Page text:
The Christian life is a joyful and fulfilling journey. However, since we follow on this journey a King who revealed his glory through the suffering and injustice of the Cross, we cannot expect to be free of all sufferings. The Cross of Christ, which will always appear as “foolishness to those who are on their way to ruin,” is for us “the power of God and the wisdom of God” (1 Cor 1:18, 24). Today’s readings encourage us to remain faithful to God in our day-to-day struggles so that his power and wisdom can shine forth.
We should not be surprised at opposition or division. The whole Old Testament is full of examples of people resisting the word of God and those who proclaimed it. All the prophets suffered at the hands of those to whom God sent them. The great prophet Jeremiah lamented that his faithfulness to his mission seemed to accomplish nothing more than to cause him more suffering! (cf. Jer 20:7-8). In today’s reading, we do not hear any personal thoughts of Jeremiah himself, but we see how shamefully he is treated by the wicked princes of Jerusalem. They make a false accusation against him before the king: “He is not interested in the welfare of our people, but in their ruin.” Quite the opposite is true; Jeremiah’s message was for the people’s salvation! But the weak king allows the princes to have their way, and they throw Jeremiah into a muddy cistern, leaving him there to die. This is how he is punished for the “crime” of proclaiming in the name of the Lord a message that disturbed them. Only a foreigner, Ebed-melech, has enough courage to see and defend Jeremiah’s innocence.
The horrible experience of Jeremiah is a prefiguration of the suffering of Christ. Just like the prophet, Jesus was accused falsely of causing trouble in the land. Pontius Pilate followed the example of King Zedekiah in letting the leaders of the people have their way against an innocent man. Just as a foreigner saw that Jeremiah was a true messenger of God, in the same way, a foreigner, the Roman centurion, recognized that Jesus hanging on the Cross was truly the Son of God (Mk 15:39).
We too will face trials as we put our faith into practice. Anyone who stands up and defends the truth as an authentic witness of Christ will face challenges, misunderstanding and persecution. Some will even face death. This is simply part of being a Christian. We will be able to persevere only if we rely on the power that gave Jesus the strength to endure his passion – the power of divine love, given to us by the Holy Spirit. Jesus speaks of this when he says, “I have come to set the earth on fire, and how I wish it were already blazing!” This fire is a symbol both of his love and of his Spirit. It is a fire that purifies and energizes those who welcome the Gospel. Jesus wants us all to be consumed with the same intense and ardent love that burns in his own Sacred Heart.
Then Jesus makes the startling declaration that he has not come to establish peace on the earth but division! How can the Prince of Peace say that he is not for peace? Here he is not referring to the true inner peace that comes from doing the will of the Father. He is rejecting the pseudo peace of the world, which comes at the cost of truth and love. It is difficult and painful for us when family members oppose us for our commitment to the Lord, but it is worse to pretend to be united with them while they remain in the darkness of sin. No one, especially the Lord, wants to separate parents from children and split families apart, but it is better to provoke division, even division in the family, than to let error and sin enslave us and our loved ones. This is why Jesus says that he did not come to bring peace but division.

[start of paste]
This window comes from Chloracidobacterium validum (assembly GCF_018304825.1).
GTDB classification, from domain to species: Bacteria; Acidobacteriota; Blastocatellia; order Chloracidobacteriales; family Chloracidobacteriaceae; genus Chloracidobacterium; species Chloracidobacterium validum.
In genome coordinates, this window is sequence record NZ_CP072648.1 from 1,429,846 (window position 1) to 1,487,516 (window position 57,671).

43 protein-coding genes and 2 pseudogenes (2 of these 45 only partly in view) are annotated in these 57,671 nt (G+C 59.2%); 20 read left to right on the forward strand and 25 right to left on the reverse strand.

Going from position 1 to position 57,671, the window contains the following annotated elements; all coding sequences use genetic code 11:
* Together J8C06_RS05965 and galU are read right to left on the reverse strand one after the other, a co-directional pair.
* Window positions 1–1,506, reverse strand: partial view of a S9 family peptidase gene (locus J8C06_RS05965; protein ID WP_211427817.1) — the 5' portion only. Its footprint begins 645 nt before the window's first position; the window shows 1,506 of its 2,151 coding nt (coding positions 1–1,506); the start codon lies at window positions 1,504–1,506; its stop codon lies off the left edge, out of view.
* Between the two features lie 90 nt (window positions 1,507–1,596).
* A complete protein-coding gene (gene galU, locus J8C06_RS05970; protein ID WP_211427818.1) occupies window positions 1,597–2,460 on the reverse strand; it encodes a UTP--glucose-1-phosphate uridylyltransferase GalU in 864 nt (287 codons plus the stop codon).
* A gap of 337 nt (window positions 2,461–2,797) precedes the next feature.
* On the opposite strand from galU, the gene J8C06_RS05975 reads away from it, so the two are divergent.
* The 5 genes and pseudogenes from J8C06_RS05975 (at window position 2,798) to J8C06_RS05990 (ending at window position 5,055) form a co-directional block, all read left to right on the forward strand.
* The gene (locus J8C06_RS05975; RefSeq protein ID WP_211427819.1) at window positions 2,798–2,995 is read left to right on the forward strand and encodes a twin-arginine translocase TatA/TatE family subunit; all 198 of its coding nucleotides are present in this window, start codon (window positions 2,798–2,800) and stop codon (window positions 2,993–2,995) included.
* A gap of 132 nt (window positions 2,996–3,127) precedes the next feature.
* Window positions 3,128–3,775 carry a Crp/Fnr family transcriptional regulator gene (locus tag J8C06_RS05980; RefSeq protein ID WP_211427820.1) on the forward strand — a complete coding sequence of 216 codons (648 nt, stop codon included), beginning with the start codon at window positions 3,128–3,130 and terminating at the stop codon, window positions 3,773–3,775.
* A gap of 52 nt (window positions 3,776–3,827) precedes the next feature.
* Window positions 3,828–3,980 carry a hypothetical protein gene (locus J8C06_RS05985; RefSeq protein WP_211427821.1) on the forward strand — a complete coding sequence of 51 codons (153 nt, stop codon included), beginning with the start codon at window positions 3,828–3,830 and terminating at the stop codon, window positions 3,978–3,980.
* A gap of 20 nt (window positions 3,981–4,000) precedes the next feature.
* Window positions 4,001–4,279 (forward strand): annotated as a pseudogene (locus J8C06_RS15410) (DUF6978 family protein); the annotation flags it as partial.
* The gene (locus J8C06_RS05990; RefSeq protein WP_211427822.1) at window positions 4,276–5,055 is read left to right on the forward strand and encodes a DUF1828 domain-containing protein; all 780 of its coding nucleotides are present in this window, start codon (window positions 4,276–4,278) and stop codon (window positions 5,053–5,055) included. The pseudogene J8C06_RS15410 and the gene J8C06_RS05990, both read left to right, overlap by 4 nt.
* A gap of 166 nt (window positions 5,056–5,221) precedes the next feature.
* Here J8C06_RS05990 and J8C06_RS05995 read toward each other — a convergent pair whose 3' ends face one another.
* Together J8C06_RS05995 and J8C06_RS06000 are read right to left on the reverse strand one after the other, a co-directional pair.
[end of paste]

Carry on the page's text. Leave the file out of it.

He is fully aware that the new life he is preaching – holding fast to the truth and living it out in love – is against the spirit of the world (cf. 1 Jn 2:15-16). Whenever we strive to promote and live by the truth of the Gospel, we will be hated and persecuted by the world. History presents us with countless examples, especially the martyrs. This is no cause for discouragement. As difficult as the journey can be at times, we are never to forget the goal for which we are striving and the blessing of being counted among the Lord’s children. “Blessed are those who are persecuted for righteousness’ sake, for theirs is the kingdom of heaven” (Mt 5:10).
This is the spirit of the passage we read today from the Letter to the Hebrews, which encourages us to “rid ourselves of every burden and sin that clings to us and persevere in running the race that lies before us.” We are not alone in this race; we are surrounded by a great “cloud of witnesses,” an immense throng of faithful men and women in glory who have suffered far more than we ever will and have emerged from their trials victorious!
Our spiritual life is not only a journey, it is a race. If we decide to avoid the pains involved in running the race, we risk never reaching the finish line. The word of God teaches us to be realistic about the challenges of faith without growing despondent or abandoning the struggle. It is essential that we keep “our eyes fixed on Jesus, the leader and perfecter of faith.” It is the fire of his love that purifies and strengthens us to the end.
In what ways am I misunderstood and persecuted for my faith? Do I tend to keep a pseudo peace by compromising my beliefs? How can I actively show my intense and ardent love for the truth?
Excerpt from The Anawim Way, Volume 15, no. 6. More information about The Anawim Way may be found here.